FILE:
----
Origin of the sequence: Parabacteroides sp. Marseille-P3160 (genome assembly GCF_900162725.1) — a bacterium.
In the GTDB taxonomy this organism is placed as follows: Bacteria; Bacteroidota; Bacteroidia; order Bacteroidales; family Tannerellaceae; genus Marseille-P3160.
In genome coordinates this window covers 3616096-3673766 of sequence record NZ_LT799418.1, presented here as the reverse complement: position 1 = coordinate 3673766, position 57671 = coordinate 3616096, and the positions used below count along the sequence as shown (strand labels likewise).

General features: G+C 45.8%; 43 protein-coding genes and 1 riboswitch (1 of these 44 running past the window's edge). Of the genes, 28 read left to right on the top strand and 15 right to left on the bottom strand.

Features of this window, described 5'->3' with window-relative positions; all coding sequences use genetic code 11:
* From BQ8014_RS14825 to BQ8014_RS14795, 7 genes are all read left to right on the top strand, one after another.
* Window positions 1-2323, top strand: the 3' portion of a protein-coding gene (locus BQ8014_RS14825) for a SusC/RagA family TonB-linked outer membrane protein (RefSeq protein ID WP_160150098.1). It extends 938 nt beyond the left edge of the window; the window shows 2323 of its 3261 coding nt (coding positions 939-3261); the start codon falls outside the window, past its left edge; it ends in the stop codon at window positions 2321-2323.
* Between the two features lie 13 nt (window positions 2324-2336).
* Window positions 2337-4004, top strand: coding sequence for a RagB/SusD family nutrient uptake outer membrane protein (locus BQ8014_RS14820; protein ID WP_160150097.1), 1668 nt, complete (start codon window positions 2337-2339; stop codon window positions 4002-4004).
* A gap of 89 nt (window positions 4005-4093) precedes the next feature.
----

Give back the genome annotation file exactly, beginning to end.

Origin of the sequence: Parabacteroides sp. Marseille-P3160 (genome assembly GCF_900162725.1) — a bacterium.
In the GTDB taxonomy this organism is placed as follows: Bacteria; Bacteroidota; Bacteroidia; order Bacteroidales; family Tannerellaceae; genus Marseille-P3160.
In genome coordinates this window covers 3616096-3673766 of sequence record NZ_LT799418.1, presented here as the reverse complement: position 1 = coordinate 3673766, position 57671 = coordinate 3616096, and the positions used below count along the sequence as shown (strand labels likewise).

General features: G+C 45.8%; 43 protein-coding genes and 1 riboswitch (1 of these 44 running past the window's edge). Of the genes, 28 read left to right on the top strand and 15 right to left on the bottom strand.

Features of this window, described 5'->3' with window-relative positions; all coding sequences use genetic code 11:
* From BQ8014_RS14825 to BQ8014_RS14795, 7 genes are all read left to right on the top strand, one after another.
* Window positions 1-2323, top strand: the 3' portion of a protein-coding gene (locus BQ8014_RS14825) for a SusC/RagA family TonB-linked outer membrane protein (RefSeq protein ID WP_160150098.1). It extends 938 nt beyond the left edge of the window; the window shows 2323 of its 3261 coding nt (coding positions 939-3261); the start codon falls outside the window, past its left edge; it ends in the stop codon at window positions 2321-2323.
* Between the two features lie 13 nt (window positions 2324-2336).
* Window positions 2337-4004, top strand: coding sequence for a RagB/SusD family nutrient uptake outer membrane protein (locus BQ8014_RS14820; protein ID WP_160150097.1), 1668 nt, complete (start codon window positions 2337-2339; stop codon window positions 4002-4004).
* A gap of 89 nt (window positions 4005-4093) precedes the next feature.